We regularly visit friends out in Pleasanton. There’s some good places opening up out in CCCty.
Not a fan of Koi Palace, mostly because I loathe their ordering system and the crowds make me itchy. Only a couple of dishes stood out for us (the Chong fun, pan-fried rice noodle rolls in spicy XO sauce, and the Dan Tat) while some were simply awful, like the Chan bei gau, spicy spinach dough steamed scallop dumplings, the spicy crispy chicken wings, and the Portuguese custard passionfruit tarts. Note the char siu bau filling is made with some five spice, so you may like this or not.
We tend to gravitate towards Lee Garden, which has dropped a level from where they were, but still does a tolerable job on weekends - DO NOT go on weekdays; they serve a much-abbreviated menu with little variety. Their char siu sou, baked char siu in pastry, is very good, as is the lo mai gai, glutinous rice wrapped in lotus leaves. But the Dan Tat and the fried chicken wings, both of which were once outstanding even compared to Yank Sing, are now cheapened and we avoid them.
Oasis Grille/Pleasanton and Coco Cabana/Dublin are siblings with slightly different emphasis. Oasis does excellent grilled lamb chops and the pumpkin borani is killer. Their mantu is also excellent. Nice little patio, cute smaller side dining rooms make this a lively but not ear-splitting experience. CCabana, OTOH, is hellishly noisy when full (to the point where it’s unpleasant to be indoors) and more geared to small plates and drinks. We haven’t been back in a while (just too busy lately) but were very fond of their beef sliders and tomato coconut soup. The Cabana Wings are also very tasty. Skip the guacamole, the coconut shrimp, the albondigas–good but ordinary, altho the flatbread is a tasty side starch to order. If you like fresh-fried doughnuts, the pan dulce was very good and big enough to share.
Lokanta/Pleasanton is one of our favorite Turkish restaurants. We were referred there by our Turkish friends (who also sent us to Tarla Grill/Napa, which is a TERRIFIC place). Lokanta makes a lovely beet salad and the very best yoghurt dessert (yoghurt cheese drizzled with honey) of any Turkish/Mediterranean restaurant in the Bay Area.
Pasta’s Trattoria/Pleasanton is an oddity. Forno Vecchio is more authentically Italian. Pasta’s is actually a steakhouse; there’s more steak and seafood on the menu than there is pizza or even pasta. Their prix fixe is one of the better bargains in the EBay. Decent lobster tail and good rib-eye available on the prix fixe, which is remarkable in itself. Skip the mixed grill which was horrible, and the soups are bland. But the salads, even the side salads on an entree, were uniformly excellent: fresh lettuces, lightly and properly dressed. Have sorbet for dessert, nothing else is done well.
De La Torre’s is the old-fashioned Italian place. Some things they do quite well while others are still caught in the 1960’s. But if you love chicken liver spaghetti and wonder why you can’t find it anywhere any longer, this is where you can find it - and the serving is massive. It defeated even my spouse, and that’s not easy. They do a decent job on simple fish dishes and usually (not always, but usually) produce a cake-like cobbler that is delightful.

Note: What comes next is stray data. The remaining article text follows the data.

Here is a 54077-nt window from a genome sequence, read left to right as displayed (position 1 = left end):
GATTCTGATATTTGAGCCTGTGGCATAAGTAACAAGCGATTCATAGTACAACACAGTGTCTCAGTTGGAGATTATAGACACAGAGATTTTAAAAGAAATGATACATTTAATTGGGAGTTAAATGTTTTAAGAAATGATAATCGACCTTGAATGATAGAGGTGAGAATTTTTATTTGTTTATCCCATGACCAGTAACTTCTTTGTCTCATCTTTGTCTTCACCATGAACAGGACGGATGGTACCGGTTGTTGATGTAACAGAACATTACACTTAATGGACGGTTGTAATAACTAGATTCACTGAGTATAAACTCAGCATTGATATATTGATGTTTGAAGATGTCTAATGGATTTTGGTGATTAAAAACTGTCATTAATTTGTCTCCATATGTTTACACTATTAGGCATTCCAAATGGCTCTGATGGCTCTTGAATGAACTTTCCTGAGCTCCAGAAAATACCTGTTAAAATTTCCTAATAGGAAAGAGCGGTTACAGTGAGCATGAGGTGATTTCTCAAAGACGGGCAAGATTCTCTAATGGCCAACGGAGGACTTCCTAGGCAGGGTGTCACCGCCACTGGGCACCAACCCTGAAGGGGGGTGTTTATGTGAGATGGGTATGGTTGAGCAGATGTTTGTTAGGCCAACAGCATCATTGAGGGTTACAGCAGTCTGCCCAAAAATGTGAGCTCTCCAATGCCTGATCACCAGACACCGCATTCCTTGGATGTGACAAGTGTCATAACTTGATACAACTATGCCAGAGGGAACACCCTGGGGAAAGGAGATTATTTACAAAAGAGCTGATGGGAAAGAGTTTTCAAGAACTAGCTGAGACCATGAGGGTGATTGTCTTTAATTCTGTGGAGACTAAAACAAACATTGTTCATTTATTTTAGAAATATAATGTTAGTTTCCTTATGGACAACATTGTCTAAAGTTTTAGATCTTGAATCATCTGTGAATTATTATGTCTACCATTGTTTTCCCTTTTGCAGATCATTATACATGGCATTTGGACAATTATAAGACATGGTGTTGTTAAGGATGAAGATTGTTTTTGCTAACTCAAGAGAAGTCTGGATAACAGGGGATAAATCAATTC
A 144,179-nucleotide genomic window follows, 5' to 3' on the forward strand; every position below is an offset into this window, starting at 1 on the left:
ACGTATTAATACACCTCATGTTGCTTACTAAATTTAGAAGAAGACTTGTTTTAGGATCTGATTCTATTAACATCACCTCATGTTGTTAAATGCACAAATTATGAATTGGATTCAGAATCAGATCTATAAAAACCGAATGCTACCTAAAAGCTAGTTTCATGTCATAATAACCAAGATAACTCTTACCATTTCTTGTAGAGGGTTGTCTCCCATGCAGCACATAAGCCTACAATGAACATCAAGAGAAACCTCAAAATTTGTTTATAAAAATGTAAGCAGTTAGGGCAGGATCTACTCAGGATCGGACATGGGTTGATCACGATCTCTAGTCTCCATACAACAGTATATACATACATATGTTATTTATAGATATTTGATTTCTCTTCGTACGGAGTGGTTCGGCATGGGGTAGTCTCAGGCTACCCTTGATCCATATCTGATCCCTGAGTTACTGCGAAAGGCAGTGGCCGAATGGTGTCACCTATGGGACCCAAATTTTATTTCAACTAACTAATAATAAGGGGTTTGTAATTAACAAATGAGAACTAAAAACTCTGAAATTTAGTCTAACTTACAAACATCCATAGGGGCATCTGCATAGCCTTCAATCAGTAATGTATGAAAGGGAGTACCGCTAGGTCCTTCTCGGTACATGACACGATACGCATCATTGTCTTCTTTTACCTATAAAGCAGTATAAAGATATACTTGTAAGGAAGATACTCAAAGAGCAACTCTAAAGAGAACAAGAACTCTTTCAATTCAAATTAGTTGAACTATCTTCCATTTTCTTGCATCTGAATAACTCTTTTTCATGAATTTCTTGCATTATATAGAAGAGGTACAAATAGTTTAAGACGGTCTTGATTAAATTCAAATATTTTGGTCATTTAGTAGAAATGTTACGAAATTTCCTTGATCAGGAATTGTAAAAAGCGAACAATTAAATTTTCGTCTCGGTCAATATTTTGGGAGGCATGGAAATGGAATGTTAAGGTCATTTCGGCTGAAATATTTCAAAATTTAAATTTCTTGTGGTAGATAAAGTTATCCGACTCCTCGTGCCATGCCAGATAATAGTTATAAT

Casa Orinda is where you go for sweetbreads and perfectly fried chicken. The prime rib special (certain days only, I think) is also good, equal to Townhouse/Oakland’s unadvertised beauty. They are very old fashioned and have no intention of changing. The sweetbreads come one way, and one way only. You can split it but that’s as far as creativity goes. You can get the fried chicken all white or all dark, for a $4 upcharge; otherwise it’s mixed pieces that are big. You need to be 18 yrs old to finish the whole plate or you’ll take chicken home for lunch tomorrow. Desserts vary in sweetness but are usually good if not great. A plus for using Hagen Daz as their standard a la mode.
We have not found anything in WCreek that we liked, but of course there are some interesting new places about to open we have our eye on. Until then, we eat in Concord (fast cheap corporate lunches) or Lafayette (we live in Oakland). We enjoyed Rustic Tavern/Lafayette, a simple “locals bistro” place with a tasty simple burger and some very good fish dishes. Metro Lafayette has that great outdoor patio, but their food has never lived up to the decor. Artisan Bistro used to be our favorite but they have really slipped lately, not sure where chef Marquez’s head is these days.
We also did not care for the Peasant & Pear/Danville, but we went for lunch. The sandwiches were massively bread and more bread, but if one is a carb-loader I guess it would be okay, the fillings were tasty (what one could taste of them). The salads were sloppy and overdressed. The one real winner was a prickly pear crème brulee. The other desserts were pedestrian but the creme brulee was really exceptional, and a lovely unexpected pink color!